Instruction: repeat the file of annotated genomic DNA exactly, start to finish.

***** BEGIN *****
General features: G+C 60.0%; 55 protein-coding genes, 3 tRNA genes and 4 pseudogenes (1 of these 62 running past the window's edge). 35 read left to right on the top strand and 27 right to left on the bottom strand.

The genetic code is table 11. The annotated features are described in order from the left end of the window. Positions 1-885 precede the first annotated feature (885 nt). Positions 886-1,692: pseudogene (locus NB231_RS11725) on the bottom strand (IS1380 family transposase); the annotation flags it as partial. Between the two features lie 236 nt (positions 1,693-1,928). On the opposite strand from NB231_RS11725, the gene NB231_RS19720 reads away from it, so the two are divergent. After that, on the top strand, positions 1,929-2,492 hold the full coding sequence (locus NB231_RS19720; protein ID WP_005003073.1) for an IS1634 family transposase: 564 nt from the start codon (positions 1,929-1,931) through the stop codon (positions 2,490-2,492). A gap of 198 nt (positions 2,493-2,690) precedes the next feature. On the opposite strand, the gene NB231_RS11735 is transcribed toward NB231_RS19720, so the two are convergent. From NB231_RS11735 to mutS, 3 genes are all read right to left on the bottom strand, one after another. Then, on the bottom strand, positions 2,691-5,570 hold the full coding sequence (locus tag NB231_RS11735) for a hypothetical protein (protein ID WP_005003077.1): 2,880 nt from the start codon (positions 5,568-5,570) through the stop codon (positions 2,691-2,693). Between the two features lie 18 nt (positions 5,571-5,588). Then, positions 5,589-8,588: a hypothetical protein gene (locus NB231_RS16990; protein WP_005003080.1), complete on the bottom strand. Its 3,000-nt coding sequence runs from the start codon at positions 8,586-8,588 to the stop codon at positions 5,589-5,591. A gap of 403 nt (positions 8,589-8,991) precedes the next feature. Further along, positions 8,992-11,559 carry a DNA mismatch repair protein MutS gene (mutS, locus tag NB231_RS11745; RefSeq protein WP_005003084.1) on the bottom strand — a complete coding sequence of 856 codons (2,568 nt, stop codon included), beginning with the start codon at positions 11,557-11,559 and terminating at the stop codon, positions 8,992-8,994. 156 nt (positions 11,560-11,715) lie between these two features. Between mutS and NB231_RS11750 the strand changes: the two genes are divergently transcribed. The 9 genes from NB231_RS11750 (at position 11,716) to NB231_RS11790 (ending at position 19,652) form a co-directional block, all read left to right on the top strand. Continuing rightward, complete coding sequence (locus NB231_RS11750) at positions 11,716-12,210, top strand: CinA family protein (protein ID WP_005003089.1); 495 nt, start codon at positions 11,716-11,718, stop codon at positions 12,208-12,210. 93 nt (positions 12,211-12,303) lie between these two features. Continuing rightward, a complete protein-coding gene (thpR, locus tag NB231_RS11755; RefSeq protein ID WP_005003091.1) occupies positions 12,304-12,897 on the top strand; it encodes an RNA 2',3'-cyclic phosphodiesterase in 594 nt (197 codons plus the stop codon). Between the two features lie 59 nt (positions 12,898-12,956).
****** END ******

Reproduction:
General features: G+C 60.0%; 55 protein-coding genes, 3 tRNA genes and 4 pseudogenes (1 of these 62 running past the window's edge). 35 read left to right on the top strand and 27 right to left on the bottom strand.

The genetic code is table 11. The annotated features are described in order from the left end of the window. Positions 1-885 precede the first annotated feature (885 nt). Positions 886-1,692: pseudogene (locus NB231_RS11725) on the bottom strand (IS1380 family transposase); the annotation flags it as partial. Between the two features lie 236 nt (positions 1,693-1,928). On the opposite strand from NB231_RS11725, the gene NB231_RS19720 reads away from it, so the two are divergent. After that, on the top strand, positions 1,929-2,492 hold the full coding sequence (locus NB231_RS19720; protein ID WP_005003073.1) for an IS1634 family transposase: 564 nt from the start codon (positions 1,929-1,931) through the stop codon (positions 2,490-2,492). A gap of 198 nt (positions 2,493-2,690) precedes the next feature. On the opposite strand, the gene NB231_RS11735 is transcribed toward NB231_RS19720, so the two are convergent. From NB231_RS11735 to mutS, 3 genes are all read right to left on the bottom strand, one after another. Then, on the bottom strand, positions 2,691-5,570 hold the full coding sequence (locus tag NB231_RS11735) for a hypothetical protein (protein ID WP_005003077.1): 2,880 nt from the start codon (positions 5,568-5,570) through the stop codon (positions 2,691-2,693). Between the two features lie 18 nt (positions 5,571-5,588). Then, positions 5,589-8,588: a hypothetical protein gene (locus NB231_RS16990; protein WP_005003080.1), complete on the bottom strand. Its 3,000-nt coding sequence runs from the start codon at positions 8,586-8,588 to the stop codon at positions 5,589-5,591. A gap of 403 nt (positions 8,589-8,991) precedes the next feature. Further along, positions 8,992-11,559 carry a DNA mismatch repair protein MutS gene (mutS, locus tag NB231_RS11745; RefSeq protein WP_005003084.1) on the bottom strand — a complete coding sequence of 856 codons (2,568 nt, stop codon included), beginning with the start codon at positions 11,557-11,559 and terminating at the stop codon, positions 8,992-8,994. 156 nt (positions 11,560-11,715) lie between these two features. Between mutS and NB231_RS11750 the strand changes: the two genes are divergently transcribed. The 9 genes from NB231_RS11750 (at position 11,716) to NB231_RS11790 (ending at position 19,652) form a co-directional block, all read left to right on the top strand. Continuing rightward, complete coding sequence (locus NB231_RS11750) at positions 11,716-12,210, top strand: CinA family protein (protein ID WP_005003089.1); 495 nt, start codon at positions 11,716-11,718, stop codon at positions 12,208-12,210. 93 nt (positions 12,211-12,303) lie between these two features. Continuing rightward, a complete protein-coding gene (thpR, locus tag NB231_RS11755; RefSeq protein ID WP_005003091.1) occupies positions 12,304-12,897 on the top strand; it encodes an RNA 2',3'-cyclic phosphodiesterase in 594 nt (197 codons plus the stop codon). Between the two features lie 59 nt (positions 12,898-12,956).